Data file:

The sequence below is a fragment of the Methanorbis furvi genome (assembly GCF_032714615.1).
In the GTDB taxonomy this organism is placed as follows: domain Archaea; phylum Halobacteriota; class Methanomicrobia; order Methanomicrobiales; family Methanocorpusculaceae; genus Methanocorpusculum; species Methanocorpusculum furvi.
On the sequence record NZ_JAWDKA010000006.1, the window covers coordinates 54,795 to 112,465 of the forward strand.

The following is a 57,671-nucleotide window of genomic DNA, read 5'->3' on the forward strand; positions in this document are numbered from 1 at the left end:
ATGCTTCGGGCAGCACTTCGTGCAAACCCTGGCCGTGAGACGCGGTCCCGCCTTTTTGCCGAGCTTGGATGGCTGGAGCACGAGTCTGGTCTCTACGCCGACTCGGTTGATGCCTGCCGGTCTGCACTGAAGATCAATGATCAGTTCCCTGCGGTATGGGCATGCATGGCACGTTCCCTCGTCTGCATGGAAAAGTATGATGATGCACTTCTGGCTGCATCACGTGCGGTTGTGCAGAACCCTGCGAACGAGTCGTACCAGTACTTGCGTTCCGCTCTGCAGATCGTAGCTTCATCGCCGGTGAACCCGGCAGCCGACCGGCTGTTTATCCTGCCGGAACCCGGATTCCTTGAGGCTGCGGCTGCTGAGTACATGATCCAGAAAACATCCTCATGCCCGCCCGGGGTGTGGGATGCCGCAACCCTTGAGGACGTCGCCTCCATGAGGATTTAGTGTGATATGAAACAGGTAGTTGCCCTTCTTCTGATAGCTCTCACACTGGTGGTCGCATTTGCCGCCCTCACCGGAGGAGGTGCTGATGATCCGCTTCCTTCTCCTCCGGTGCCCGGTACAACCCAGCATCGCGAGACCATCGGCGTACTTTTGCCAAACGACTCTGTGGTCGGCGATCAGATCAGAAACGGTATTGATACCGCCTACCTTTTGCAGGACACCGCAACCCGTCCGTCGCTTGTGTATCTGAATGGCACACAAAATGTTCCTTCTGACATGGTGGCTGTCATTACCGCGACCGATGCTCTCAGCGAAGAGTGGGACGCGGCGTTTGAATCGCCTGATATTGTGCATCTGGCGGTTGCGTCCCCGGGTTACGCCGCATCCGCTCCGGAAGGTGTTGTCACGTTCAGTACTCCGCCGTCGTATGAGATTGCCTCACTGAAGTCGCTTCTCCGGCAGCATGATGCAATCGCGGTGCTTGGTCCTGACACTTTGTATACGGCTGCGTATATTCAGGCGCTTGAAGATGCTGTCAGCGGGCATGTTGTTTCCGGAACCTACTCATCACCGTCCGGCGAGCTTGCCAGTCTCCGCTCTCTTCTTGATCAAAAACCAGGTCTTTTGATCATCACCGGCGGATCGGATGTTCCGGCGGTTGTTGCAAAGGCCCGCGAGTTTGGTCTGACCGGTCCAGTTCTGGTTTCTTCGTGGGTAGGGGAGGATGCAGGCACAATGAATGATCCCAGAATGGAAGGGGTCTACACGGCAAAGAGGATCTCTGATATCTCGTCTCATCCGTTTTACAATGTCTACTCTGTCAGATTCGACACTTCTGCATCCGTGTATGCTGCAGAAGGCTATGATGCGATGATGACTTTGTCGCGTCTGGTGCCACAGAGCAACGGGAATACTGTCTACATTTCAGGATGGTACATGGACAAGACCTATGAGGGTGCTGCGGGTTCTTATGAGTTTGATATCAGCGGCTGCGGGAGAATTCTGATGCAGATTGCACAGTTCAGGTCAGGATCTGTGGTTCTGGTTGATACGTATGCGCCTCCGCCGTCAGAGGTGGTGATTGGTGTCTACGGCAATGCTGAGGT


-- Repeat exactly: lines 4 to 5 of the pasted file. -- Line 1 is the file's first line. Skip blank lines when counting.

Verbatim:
The following is a 57,671-nucleotide window of genomic DNA, read 5'->3' on the forward strand; positions in this document are numbered from 1 at the left end:
ATGCTTCGGGCAGCACTTCGTGCAAACCCTGGCCGTGAGACGCGGTCCCGCCTTTTTGCCGAGCTTGGATGGCTGGAGCACGAGTCTGGTCTCTACGCCGACTCGGTTGATGCCTGCCGGTCTGCACTGAAGATCAATGATCAGTTCCCTGCGGTATGGGCATGCATGGCACGTTCCCTCGTCTGCATGGAAAAGTATGATGATGCACTTCTGGCTGCATCACGTGCGGTTGTGCAGAACCCTGCGAACGAGTCGTACCAGTACTTGCGTTCCGCTCTGCAGATCGTAGCTTCATCGCCGGTGAACCCGGCAGCCGACCGGCTGTTTATCCTGCCGGAACCCGGATTCCTTGAGGCTGCGGCTGCTGAGTACATGATCCAGAAAACATCCTCATGCCCGCCCGGGGTGTGGGATGCCGCAACCCTTGAGGACGTCGCCTCCATGAGGATTTAGTGTGATATGAAACAGGTAGTTGCCCTTCTTCTGATAGCTCTCACACTGGTGGTCGCATTTGCCGCCCTCACCGGAGGAGGTGCTGATGATCCGCTTCCTTCTCCTCCGGTGCCCGGTACAACCCAGCATCGCGAGACCATCGGCGTACTTTTGCCAAACGACTCTGTGGTCGGCGATCAGATCAGAAACGGTATTGATACCGCCTACCTTTTGCAGGACACCGCAACCCGTCCGTCGCTTGTGTATCTGAATGGCACACAAAATGTTCCTTCTGACATGGTGGCTGTCATTACCGCGACCGATGCTCTCAGCGAAGAGTGGGACGCGGCGTTTGAATCGCCTGATATTGTGCATCTGGCGGTTGCGTCCCCGGGTTACGCCGCATCCGCTCCGGAAGGTGTTGTCACGTTCAGTACTCCGCCGTCGTATGAGATTGCCTCACTGAAGTCGCTTCTCCGGCAGCATGATGCAATCGCGGTGCTTGGTCCTGACACTTTGTATACGGCTGCGTATATTCAGGCGCTTGAAGATGCTGTCAGCGGGCATGTTGTTTCCGGAACCTACTCATCACCGTCCGGCGAGCTTGCCAGTCTCCGCTCTCTTCTTGATCAAAAACCAGGTCTTTTGATCATCACCGGCGGATCGGATGTTCCGGCGGTTGTTGCAAAGGCCCGCGAGTTTGGTCTGACCGGTCCAGTTCTGGTTTCTTCGTGGGTAGGGGAGGATGCAGGCACAATGAATGATCCCAGAATGGAAGGGGTCTACACGGCAAAGAGGATCTCTGATATCTCGTCTCATCCGTTTTACAATGTCTACTCTGTCAGATTCGACACTTCTGCATCCGTGTATGCTGCAGAAGGCTATGATGCGATGATGACTTTGTCGCGTCTGGTGCCACAGAGCAACGGGAATACTGTCTACATTTCAGGATGGTACATGGACAAGACCTATGAGGGTGCTGCGGGTTCTTATGAGTTTGATATCAGCGGCTGCGGGAGAATTCTGATGCAGATTGCACAGTTCAGGTCAGGATCTGTGGTTCTGGTTGATACGTATGCGCCTCCGCCGTCAGAGGTGGTGATTGGTGTCTACGGCAATGCTGAGGT